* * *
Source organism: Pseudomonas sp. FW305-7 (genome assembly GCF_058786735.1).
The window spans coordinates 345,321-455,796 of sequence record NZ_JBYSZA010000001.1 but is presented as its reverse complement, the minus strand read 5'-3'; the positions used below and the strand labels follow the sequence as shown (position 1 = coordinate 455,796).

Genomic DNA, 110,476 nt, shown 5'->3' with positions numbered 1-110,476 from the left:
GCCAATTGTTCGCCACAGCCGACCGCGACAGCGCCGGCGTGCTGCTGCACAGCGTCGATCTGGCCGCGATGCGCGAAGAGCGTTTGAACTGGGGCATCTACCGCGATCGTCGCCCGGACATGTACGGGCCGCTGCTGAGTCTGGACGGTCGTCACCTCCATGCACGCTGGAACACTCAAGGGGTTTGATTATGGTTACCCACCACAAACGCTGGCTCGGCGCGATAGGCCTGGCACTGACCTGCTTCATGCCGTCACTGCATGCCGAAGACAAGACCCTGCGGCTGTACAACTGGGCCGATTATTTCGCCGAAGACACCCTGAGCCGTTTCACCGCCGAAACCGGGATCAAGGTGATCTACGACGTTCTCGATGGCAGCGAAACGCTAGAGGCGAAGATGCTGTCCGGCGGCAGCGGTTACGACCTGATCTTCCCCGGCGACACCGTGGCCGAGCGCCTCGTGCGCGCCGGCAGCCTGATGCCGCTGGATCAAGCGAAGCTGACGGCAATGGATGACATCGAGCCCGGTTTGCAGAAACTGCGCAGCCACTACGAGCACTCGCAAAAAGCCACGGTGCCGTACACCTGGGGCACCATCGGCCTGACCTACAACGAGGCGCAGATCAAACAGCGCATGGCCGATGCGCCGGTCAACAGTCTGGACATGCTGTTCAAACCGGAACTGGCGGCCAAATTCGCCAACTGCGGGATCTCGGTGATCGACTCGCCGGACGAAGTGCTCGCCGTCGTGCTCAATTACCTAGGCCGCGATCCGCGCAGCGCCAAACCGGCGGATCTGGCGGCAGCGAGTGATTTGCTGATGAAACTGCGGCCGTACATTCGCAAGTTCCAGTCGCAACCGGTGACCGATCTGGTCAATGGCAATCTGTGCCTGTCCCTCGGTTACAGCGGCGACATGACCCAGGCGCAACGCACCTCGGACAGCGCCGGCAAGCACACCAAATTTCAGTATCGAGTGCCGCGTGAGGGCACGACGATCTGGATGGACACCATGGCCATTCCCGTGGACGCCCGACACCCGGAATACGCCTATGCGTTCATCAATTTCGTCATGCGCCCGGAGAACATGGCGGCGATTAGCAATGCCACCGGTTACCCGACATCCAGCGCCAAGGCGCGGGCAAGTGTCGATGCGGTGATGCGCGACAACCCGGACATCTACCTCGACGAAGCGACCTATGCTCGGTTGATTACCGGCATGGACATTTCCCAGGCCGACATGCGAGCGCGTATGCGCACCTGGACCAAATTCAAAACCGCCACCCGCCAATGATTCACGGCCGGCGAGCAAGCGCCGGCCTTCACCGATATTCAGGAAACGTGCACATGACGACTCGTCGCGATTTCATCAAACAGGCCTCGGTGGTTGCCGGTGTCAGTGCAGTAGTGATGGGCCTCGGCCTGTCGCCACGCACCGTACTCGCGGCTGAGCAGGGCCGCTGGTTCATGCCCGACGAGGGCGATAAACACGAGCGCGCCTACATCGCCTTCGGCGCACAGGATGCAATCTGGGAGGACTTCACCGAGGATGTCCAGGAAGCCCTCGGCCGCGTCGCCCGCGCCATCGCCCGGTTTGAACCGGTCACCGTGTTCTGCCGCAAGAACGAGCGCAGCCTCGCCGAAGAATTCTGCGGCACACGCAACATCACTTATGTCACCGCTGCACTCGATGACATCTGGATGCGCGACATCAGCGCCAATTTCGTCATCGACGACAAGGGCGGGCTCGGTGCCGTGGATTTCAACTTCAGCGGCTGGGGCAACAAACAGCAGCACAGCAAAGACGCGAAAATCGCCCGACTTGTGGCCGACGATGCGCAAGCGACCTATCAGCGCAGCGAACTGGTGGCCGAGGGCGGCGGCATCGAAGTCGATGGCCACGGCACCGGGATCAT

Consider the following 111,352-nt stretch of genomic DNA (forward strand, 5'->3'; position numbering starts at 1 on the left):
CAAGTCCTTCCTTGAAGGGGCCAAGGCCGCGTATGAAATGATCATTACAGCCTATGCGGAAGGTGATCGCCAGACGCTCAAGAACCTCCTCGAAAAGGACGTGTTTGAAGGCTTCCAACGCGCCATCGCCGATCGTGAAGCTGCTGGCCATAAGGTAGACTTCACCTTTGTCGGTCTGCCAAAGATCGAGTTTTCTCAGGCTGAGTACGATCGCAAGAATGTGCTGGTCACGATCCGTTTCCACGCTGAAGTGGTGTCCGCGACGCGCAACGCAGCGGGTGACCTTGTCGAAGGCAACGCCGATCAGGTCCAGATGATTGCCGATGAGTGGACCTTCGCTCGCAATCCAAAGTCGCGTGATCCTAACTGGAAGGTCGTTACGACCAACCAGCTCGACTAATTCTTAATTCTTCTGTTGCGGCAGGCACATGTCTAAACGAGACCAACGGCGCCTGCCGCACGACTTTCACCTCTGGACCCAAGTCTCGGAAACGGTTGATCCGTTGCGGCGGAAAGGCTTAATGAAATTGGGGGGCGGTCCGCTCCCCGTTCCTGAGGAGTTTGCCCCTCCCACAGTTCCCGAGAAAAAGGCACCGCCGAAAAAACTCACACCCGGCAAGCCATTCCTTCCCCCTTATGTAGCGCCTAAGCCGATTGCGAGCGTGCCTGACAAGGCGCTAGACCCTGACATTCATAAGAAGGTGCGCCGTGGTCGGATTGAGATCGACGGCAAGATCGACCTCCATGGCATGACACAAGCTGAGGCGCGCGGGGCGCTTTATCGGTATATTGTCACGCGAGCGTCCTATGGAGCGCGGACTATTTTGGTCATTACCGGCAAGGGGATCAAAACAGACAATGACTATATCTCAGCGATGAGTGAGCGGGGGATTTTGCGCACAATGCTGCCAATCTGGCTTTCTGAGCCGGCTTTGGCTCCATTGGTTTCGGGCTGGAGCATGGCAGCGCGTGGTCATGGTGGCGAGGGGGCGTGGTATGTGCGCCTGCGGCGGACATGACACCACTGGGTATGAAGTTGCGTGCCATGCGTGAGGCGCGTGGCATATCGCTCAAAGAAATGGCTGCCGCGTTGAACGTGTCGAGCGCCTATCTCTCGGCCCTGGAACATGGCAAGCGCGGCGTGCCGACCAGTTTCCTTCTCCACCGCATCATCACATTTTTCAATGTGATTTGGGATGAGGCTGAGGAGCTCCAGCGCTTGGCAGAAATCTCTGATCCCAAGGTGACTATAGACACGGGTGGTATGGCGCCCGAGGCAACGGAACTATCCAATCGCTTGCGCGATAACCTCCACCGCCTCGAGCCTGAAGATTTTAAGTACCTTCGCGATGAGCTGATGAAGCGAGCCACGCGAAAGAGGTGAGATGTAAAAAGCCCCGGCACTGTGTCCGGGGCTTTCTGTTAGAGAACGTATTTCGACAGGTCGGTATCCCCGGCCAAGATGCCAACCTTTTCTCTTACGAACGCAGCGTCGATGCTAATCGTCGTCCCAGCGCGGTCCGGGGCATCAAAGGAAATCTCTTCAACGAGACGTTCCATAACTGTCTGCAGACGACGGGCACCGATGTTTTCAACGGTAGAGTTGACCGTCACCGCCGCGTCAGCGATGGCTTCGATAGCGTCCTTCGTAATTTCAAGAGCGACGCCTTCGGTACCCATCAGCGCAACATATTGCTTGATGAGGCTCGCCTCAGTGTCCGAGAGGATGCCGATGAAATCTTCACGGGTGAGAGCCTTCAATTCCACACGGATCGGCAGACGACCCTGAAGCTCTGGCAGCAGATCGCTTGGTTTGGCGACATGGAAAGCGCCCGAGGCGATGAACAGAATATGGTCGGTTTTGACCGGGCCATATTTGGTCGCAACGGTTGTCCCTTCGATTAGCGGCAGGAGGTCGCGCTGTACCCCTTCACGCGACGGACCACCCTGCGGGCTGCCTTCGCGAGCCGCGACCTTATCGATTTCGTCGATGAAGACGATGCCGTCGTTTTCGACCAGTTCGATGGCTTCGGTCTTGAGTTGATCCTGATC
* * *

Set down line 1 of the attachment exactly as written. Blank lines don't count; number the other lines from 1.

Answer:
Source organism: Pseudomonas sp. FW305-7 (genome assembly GCF_058786735.1).